CONTRABAND (R) How much cooler would this flick have been had it recounted the tale of Bill and Lance, two lonely, shirtless soldiers blasting their way to the Alien’s lair to the sounds of Cinemechanica? Much, much cooler. Alas, Contraband is merely a standard, occasionally thrilling heist flick starring the “always reliable for this sort of action” Mark Wahlberg. As Chris Farraday, a former master smuggler gone legit, Wahlberg calmly muscles his way from New Orleans to Panama in order to get his brother-in-law (X-Men: First Class’s Caleb Landry Jones) out of trouble with a small time crook (Giovanni Ribisi). If Chris fails, his pretty wife (Kate Beckinsale) and two little boys may pay the price. Director Baltasar Kormakur knows the territory; he should, seeing as he starred in the Icelandic original, Reykjavik-Rotterdam. The pace of this smuggling master class rarely flags, but the plot’s machinations are fueled by too much stupidity for good escapist fun. Frankly, these people are too depressing to be much fun. I still like Ben Foster, who excels as Chris’ best bud; here’s hoping he doesn’t get stuck as Jason Statham or Marky Mark’s action sidekick.

THE DESCENDANTS (R) Is The Descendants the best film of last year? If not, the bittersweet dramedy starring Academy Award nominee George Clooney is among the top two or three. Filmmaker Alexander Payne sure took his time following up his 2004 Oscar winning smash, but the delay was worth it. After a tragic accident leaves his wife in a coma, lawyer and owner of the last parcel of virgin land in Hawaii, Matt King (Clooney), struggles to raise his two daughters, come to peace with revelations about his dying wife and decide what to do with his important land. Clooney is this generation’s Paul Newman, a cool cat who can pull off anything he’s asked to do on screen. Here, in his tucked-in Hawaiian shirts, he epitomizes the suburban dad. Still, he drops comic gems and dramatic bombs with ease, often punctuated by his terrific reaction shots, Payne again proves himself a master of tone, perfectly balancing the humor of an incredibly bleak, emotionally complex situation.

DOUBLE VICTORY: THE STORY OF THE TUSKEGEE AIRMEN (NR) Produced by George Lucas as a companion piece to his recently released, Red Tails, Double Victory: The Story of the Tuskegee Airmen previously aired on The History Channel. Narrated by Red Tails star Cuba Gooding, Jr., Double Victory refers to the Airmen’s conquering Jim Crow and the segregation of the military. The documentary will be introduced by John Morrow, who appeared in the film and will lead the post-film discussion. The screening is sponsored by the Institute of African American Studies and the Department of History.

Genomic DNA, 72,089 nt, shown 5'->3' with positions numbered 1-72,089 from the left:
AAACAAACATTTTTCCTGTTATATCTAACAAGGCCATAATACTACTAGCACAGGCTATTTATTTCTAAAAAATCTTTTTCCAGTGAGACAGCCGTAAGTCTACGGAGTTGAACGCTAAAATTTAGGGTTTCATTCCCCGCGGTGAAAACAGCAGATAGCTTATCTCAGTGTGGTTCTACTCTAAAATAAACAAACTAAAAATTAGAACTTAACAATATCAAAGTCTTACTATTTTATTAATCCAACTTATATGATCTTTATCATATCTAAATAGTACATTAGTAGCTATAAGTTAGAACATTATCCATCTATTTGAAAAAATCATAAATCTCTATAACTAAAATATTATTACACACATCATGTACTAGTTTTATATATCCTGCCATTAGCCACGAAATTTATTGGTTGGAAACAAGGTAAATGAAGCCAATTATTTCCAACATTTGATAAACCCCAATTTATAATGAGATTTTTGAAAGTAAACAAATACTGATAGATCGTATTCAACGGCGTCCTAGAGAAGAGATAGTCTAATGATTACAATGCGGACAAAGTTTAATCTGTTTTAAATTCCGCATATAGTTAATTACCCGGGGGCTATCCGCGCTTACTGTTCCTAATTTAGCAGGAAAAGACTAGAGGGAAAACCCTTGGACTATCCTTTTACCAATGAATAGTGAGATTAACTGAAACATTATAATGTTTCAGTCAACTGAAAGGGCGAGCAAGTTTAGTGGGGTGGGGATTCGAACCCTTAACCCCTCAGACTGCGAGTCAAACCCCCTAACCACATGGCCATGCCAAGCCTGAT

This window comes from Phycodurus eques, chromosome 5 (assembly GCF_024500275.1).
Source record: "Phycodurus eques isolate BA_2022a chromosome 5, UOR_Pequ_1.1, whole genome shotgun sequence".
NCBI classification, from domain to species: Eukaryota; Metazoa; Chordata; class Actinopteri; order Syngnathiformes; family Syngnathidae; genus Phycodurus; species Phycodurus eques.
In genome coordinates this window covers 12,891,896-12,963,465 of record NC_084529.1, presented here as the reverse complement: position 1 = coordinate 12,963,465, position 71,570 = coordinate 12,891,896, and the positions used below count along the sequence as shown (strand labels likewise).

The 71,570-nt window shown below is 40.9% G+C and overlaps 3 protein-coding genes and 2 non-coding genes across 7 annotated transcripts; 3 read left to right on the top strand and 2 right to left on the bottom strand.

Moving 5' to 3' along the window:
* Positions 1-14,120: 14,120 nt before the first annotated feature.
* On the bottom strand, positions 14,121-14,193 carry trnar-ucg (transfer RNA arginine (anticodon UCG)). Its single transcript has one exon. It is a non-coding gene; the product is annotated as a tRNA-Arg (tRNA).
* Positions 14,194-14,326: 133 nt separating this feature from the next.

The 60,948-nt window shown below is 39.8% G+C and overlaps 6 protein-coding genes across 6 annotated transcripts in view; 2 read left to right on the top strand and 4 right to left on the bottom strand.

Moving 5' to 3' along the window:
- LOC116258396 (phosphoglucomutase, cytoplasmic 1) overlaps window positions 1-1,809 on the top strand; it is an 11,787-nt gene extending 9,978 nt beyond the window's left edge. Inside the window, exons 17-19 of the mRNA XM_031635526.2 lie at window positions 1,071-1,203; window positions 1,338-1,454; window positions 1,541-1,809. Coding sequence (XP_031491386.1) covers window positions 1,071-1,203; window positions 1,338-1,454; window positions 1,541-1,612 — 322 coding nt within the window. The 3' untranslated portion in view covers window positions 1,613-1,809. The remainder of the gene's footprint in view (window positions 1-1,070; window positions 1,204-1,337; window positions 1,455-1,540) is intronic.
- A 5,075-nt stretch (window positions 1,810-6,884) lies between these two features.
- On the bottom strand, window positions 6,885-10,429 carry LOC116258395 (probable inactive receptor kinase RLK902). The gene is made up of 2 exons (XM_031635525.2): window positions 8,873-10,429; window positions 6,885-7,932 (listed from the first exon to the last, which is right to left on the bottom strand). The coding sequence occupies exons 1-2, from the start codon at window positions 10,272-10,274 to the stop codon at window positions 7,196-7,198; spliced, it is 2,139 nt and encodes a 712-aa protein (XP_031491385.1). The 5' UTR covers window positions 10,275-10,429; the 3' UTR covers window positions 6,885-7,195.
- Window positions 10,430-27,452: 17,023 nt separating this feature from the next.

• GHOST RIDER: SPIRIT OF VENGEANCE (PG-13) Marvel’s Neveldine/Taylor experiment might have gone better had the company had the guts to release another R-rated flick a la their two Punisher flops. The Crank duo brings their frenetic, non-stop visual style, but those wicked paeans to hedonism had a narrative need to never slow down (its lead character would die). Ghost Rider: Spirit of Vengeance must pump the brakes occasionally to let the “story†catch up, and Neveldine/Taylor never seem as comfortable when the movie’s not rocketing along at 100 miles an hour. They also don’t keep a tight enough rein on their star; Nic Cage is allowed to unleash every one of his worst acting instincts as Johnny Blaze/Ghost Rider, tasked with saving a young boy from the Devil (Ciaran Hinds). A handful of my favorite actors (Hinds, Idris Elba, Anthony Head) cannot save this merrily daft movie. Not even the Highlander himself, Christopher Lambert, who makes the most of his pitifully small screen time, is a match for the movie’s voracious, unhinged lead. Nonetheless, Ghost Rider: Spirit of Vengeance is a step up from its tremendously awful predecessor (Neveldine/Taylor > Mark Steven Johnson).

THE GODFATHER (R) 1972. Tate is celebrating the Academy Awards with an Oscar Weekend celebration that includes Francis Ford Coppola’s gangland epic that is arguably acclaimed as the greatest American film of all time. Whether or not it’s the greatest, second greatest or lower, the quality of Francis Ford Coppola’s adaptation of Mario Puzo’s purely pulpy novel is not up for debate. Brando was good, but Al Pacino got robbed of an Academy Award.

GOOD DEEDS (PG-13) Tyler Perry returns without Madea for another faithful, romantic dramedy. Perry writes, directs and stars in the story of high-powered executive Wesley Deeds, who, on the eve of his wedding, begins to support a lovely single mother (Thandie Newton) that works in his office. You can imagine this complicated new relationship does not please his fiancée (Gabrielle Union) or controlling mother (Phylicia Rashad, the inimitable Clair Huxtable). With Rebecca Romijn, Eddie Cibrain, Jamie Kennedy and Ne-Yo.

GONE (PG-13) Where’s Liam Neeson when you need him? Amanda Seyfried’s Jill could totally use his Taken skills when her sister disappears. Jill suspects the serial killer who kidnapped her a couple of years earlier has returned, and she vows to hunt him down. I don’t know much about director Heitor Dhalia, for whom Gone is his fourth movie, but writer Allison Burnett has a weak track record (Autumn in New York, Untraceable, Fame, Bloodfist III: Forced to Fight). With Jennifer Carpenter (“Dexterâ€).